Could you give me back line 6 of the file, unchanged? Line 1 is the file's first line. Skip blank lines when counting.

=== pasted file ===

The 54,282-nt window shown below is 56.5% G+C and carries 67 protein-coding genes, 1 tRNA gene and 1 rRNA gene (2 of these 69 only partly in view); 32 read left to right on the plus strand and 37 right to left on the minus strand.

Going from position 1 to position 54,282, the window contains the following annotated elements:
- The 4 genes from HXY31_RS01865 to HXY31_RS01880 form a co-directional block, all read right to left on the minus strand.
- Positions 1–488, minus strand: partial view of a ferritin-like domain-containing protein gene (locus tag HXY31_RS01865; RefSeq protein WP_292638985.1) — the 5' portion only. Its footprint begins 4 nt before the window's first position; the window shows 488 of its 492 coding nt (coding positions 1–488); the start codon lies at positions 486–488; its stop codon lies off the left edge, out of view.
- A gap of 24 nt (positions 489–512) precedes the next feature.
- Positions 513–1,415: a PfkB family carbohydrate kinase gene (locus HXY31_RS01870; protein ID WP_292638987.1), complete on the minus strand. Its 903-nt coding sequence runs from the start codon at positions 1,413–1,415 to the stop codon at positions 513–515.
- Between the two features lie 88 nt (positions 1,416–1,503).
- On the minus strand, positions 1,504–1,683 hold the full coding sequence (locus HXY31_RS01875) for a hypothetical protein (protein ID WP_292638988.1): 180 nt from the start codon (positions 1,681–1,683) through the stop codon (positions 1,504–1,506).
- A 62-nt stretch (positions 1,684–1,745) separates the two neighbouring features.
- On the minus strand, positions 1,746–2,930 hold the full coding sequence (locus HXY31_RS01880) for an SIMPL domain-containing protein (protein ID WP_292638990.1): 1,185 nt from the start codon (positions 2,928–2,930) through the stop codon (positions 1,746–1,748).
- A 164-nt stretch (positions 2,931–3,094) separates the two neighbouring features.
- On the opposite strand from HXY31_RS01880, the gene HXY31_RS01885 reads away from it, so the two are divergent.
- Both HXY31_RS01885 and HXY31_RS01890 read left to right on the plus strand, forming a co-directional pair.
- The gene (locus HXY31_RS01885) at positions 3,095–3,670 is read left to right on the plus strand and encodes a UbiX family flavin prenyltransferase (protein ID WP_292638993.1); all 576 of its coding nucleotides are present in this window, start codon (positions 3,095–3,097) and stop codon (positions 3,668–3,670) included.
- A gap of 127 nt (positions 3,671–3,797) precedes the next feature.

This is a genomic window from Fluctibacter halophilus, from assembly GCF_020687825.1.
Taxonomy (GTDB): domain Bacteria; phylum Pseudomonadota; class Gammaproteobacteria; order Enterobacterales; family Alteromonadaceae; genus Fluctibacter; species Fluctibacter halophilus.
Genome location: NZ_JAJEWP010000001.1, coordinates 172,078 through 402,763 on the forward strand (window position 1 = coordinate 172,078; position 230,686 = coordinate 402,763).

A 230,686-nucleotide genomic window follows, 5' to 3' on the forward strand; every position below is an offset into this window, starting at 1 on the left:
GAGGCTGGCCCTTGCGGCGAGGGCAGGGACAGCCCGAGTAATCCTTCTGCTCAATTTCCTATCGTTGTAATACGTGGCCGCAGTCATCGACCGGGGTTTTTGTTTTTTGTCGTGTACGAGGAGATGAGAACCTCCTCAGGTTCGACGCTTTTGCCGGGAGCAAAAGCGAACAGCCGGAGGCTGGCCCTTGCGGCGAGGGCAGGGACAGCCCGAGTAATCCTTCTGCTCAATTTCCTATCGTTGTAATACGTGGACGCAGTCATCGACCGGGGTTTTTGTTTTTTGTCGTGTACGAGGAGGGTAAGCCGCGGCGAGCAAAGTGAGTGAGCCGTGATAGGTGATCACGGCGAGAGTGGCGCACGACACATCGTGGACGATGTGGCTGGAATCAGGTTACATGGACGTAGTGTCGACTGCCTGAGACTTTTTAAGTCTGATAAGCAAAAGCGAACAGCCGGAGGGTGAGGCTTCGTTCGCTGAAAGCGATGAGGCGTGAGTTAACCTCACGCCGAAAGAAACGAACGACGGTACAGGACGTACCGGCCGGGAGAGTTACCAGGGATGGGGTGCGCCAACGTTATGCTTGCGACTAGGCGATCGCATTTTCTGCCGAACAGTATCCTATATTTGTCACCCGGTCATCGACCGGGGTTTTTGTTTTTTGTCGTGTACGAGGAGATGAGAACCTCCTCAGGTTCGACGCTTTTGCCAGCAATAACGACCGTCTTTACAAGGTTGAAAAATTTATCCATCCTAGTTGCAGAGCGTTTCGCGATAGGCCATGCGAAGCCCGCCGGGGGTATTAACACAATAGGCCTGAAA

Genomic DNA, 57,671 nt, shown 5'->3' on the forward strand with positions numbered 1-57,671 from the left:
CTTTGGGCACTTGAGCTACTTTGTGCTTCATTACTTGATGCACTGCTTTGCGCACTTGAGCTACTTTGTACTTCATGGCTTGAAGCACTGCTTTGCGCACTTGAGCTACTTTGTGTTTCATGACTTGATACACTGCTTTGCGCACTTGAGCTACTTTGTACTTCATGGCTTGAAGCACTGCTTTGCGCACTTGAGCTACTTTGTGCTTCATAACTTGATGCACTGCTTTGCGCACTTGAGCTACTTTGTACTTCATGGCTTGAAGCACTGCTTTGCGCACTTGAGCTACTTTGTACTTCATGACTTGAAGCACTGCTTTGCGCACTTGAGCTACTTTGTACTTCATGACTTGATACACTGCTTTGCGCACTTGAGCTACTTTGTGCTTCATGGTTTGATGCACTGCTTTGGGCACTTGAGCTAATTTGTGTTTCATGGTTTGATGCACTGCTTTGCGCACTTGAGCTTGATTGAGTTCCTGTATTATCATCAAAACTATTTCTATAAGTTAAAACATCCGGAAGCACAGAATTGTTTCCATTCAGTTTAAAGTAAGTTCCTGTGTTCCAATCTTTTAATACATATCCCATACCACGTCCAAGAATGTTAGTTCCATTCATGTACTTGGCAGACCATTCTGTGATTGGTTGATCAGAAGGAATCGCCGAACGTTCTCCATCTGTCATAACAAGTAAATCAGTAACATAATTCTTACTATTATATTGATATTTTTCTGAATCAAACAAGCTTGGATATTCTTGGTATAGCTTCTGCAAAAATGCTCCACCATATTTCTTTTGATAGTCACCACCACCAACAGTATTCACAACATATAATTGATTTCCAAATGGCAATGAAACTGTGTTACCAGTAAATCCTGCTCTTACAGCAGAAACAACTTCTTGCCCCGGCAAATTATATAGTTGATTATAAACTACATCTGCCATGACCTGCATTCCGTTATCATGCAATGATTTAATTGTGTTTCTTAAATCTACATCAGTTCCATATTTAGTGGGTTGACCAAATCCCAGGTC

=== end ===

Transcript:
- Positions 513–1,415: a PfkB family carbohydrate kinase gene (locus HXY31_RS01870; protein ID WP_292638987.1), complete on the minus strand. Its 903-nt coding sequence runs from the start codon at positions 1,413–1,415 to the stop codon at positions 513–515.